Around our home, we try really hard to instill good character traits in our children. I say we try, but really sometimes we don't quite teach intentionally and therefore the importance of a particular trait is not focused on until a child noticeably deficient in that virtue. We concentrate on "yes sir", "yes ma'am", "please", and "thank you". We are intentional in these things. Otherwise, it is usually waiting until a chance to practice a virtue is missed before we speak up to "correct" it. However, rarely do we place continual intentional focus on it.
When I saw the "We Choose Virtues" products were coming up for review, I did a little squeal of delight. I was so excited to get these and begin using them.
Here is a shot of the flash cards we received, along with a game suggestion card:
The traits on the cards are:
We also received a "Parent Card" which guides us in ways to focus on the character trait:
Our parent card was focused on "attentiveness",
I knew I had to tread carefully with my teenagers with this one. They can be very touchy, and quite resistant to anything that might improve them as people. It was certainly evident that I should have had a system like "We Choose Virtues" when they were younger!
What I finally decided to do was pull the teens off to the side and tell them that we all had to work to retrain Troy. I told them that I needed them to participate so that they could help me since they often saw behaviors I didn't. They were totally on board with that! I do know though, by teaching, you are learning, and that is all that mattered.
Every morning at breakfast, the kids pull the flash cards out and go through them. Right now we are only focused on the "I am" statements (like on the Attentive card, which says "I watch and listen carefully"). In the evening, sometimes we pull them out and play games with them. Our favorite one has been for someone to make a skit and act out the lack of a virtue, and in order for the next person to have a turn, they must say the catch phrase (I am statement) on the card that would correct that situation. Then, the person who did the skit must fix their skit to show how to do the "right" thing.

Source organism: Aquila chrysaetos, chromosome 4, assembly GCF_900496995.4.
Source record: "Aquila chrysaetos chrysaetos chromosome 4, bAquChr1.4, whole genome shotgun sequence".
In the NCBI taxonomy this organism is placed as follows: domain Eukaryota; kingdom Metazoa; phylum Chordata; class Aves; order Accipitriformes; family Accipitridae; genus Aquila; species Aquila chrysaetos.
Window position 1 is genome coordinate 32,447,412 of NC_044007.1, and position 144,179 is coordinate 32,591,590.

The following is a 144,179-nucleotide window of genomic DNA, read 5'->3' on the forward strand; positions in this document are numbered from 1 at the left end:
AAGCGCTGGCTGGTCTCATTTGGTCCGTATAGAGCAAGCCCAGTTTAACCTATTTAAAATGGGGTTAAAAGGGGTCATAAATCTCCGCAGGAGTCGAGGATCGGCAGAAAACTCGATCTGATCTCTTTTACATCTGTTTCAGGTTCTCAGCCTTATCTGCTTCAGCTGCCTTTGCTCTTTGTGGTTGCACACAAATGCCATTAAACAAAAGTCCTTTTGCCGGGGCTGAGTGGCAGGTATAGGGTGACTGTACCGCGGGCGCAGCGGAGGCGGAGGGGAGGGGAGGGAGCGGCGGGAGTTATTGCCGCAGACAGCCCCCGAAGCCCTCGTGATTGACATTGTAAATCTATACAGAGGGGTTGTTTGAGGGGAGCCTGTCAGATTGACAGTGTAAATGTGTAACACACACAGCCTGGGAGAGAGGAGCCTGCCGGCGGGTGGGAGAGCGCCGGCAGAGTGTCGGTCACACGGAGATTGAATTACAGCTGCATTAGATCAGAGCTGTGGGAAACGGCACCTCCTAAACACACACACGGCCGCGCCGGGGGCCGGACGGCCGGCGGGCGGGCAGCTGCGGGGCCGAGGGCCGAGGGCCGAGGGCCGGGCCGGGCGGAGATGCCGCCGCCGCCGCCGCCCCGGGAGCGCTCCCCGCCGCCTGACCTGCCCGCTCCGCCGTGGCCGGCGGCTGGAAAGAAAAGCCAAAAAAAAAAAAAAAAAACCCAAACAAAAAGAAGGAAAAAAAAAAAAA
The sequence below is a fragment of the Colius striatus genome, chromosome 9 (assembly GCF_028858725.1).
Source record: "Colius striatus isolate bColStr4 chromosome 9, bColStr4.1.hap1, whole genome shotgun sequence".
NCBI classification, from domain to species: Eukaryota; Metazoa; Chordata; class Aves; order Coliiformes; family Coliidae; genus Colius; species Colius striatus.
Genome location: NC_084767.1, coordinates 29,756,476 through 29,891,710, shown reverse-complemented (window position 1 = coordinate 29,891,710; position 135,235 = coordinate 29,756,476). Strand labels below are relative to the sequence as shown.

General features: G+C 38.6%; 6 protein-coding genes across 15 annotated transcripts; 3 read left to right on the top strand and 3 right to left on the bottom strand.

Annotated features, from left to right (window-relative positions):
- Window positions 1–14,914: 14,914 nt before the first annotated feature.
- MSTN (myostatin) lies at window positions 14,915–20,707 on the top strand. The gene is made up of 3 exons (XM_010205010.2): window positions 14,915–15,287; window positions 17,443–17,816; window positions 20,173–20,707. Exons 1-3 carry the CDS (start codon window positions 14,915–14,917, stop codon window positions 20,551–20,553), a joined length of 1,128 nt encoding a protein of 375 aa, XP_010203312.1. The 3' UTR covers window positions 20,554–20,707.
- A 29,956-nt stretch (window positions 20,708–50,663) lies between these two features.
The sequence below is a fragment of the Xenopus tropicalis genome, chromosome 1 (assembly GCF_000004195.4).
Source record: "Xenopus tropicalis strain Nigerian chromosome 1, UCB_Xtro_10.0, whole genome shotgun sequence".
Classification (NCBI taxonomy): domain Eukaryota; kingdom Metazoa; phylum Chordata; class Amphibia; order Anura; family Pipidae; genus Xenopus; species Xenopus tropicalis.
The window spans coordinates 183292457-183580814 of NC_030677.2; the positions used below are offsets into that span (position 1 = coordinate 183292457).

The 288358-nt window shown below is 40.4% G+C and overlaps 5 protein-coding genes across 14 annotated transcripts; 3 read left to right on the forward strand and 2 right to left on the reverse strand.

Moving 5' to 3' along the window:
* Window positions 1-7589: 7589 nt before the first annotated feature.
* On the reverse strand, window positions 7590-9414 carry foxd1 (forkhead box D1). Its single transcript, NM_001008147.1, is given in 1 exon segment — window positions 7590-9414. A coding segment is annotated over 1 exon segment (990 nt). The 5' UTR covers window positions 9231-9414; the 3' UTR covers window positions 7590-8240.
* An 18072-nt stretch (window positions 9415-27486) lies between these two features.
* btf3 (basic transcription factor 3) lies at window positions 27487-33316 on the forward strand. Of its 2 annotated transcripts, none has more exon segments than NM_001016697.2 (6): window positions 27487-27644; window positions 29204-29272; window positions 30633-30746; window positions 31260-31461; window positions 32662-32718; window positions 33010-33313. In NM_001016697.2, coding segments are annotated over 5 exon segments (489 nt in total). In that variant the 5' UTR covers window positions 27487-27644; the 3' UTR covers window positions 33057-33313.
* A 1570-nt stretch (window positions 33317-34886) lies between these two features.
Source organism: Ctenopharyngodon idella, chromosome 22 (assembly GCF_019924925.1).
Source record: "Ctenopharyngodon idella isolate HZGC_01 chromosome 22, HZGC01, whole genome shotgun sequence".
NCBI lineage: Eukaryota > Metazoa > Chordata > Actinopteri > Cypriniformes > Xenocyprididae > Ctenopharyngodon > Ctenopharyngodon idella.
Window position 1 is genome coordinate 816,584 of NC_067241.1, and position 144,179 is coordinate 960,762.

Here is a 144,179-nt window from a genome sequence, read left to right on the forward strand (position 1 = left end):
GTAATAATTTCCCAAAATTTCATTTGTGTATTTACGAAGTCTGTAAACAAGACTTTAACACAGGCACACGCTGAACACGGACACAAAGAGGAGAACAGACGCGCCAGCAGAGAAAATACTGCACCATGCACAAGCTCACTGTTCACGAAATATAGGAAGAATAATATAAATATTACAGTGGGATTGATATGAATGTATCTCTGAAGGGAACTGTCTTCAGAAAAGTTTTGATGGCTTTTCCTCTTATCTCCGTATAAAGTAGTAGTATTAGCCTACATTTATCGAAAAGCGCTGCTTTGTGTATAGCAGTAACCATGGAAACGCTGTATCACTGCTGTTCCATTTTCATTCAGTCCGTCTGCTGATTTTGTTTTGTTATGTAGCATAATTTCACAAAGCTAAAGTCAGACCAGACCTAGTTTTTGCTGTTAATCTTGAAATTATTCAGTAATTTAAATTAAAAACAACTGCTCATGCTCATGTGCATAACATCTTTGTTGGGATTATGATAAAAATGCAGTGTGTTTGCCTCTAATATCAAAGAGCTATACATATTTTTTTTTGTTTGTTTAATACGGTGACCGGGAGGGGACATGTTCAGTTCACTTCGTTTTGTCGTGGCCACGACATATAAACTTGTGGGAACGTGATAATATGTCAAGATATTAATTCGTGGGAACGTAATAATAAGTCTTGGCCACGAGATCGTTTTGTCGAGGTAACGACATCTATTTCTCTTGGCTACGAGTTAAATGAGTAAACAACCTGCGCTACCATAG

Another thing we do is "catching" others doing well in the virtues and praising them. The seven year old LOVES this one. The teenagers? They love catching each other NEEDING to remember one, and then point it out to them. Siblings...
It was quite ironic that the parent card we got was the "attentive" one since that seems to be the number one virtue lacking in our home. Not just the kids, but us as parents too. We have used this card as our "focus" card for a month, and I can actually say we have seen an improvement! We have memorized the Bible Verse, and the examples of what being attentive is "not". We find examples to talk about, and relate it to planes (we live by a busy airport, giving us a lot of chances to be reminded). See, the attentive character is "Airplane Betty Jane". The parent card guides you to know how to relate the character to the trait creating an easy memory jogging tool for the child. Well, for adults too. I now think of "attentiveness" with every plane I see.
Heather from We Choose Virtues has offered a LIFETIME long coupon code for the use of my readers here. The code is good for 15% off of your shopping cart. The code to use is: VIRTUE15
If you choose to make a purchase of the homeschool kit before the end of April 2013, there is a special code just for you! It is: Home20
There are so many products available for purchase, that I cannot list them all and their prices here. The Homeschool Kit is $98.99, and has everything you need to complete the program.
Another choice is the Family Kit for $69.99.
If neither of these options fit your budget, Heather (from We Choose Virtues) recommends the following:
Virtue Flash Cards $14.99
The Kids Virtue Poster $15.00
The Three Rules Poster $6.00
You can also see more reviews of this product starting April 3rd over at Mosaic Reviews.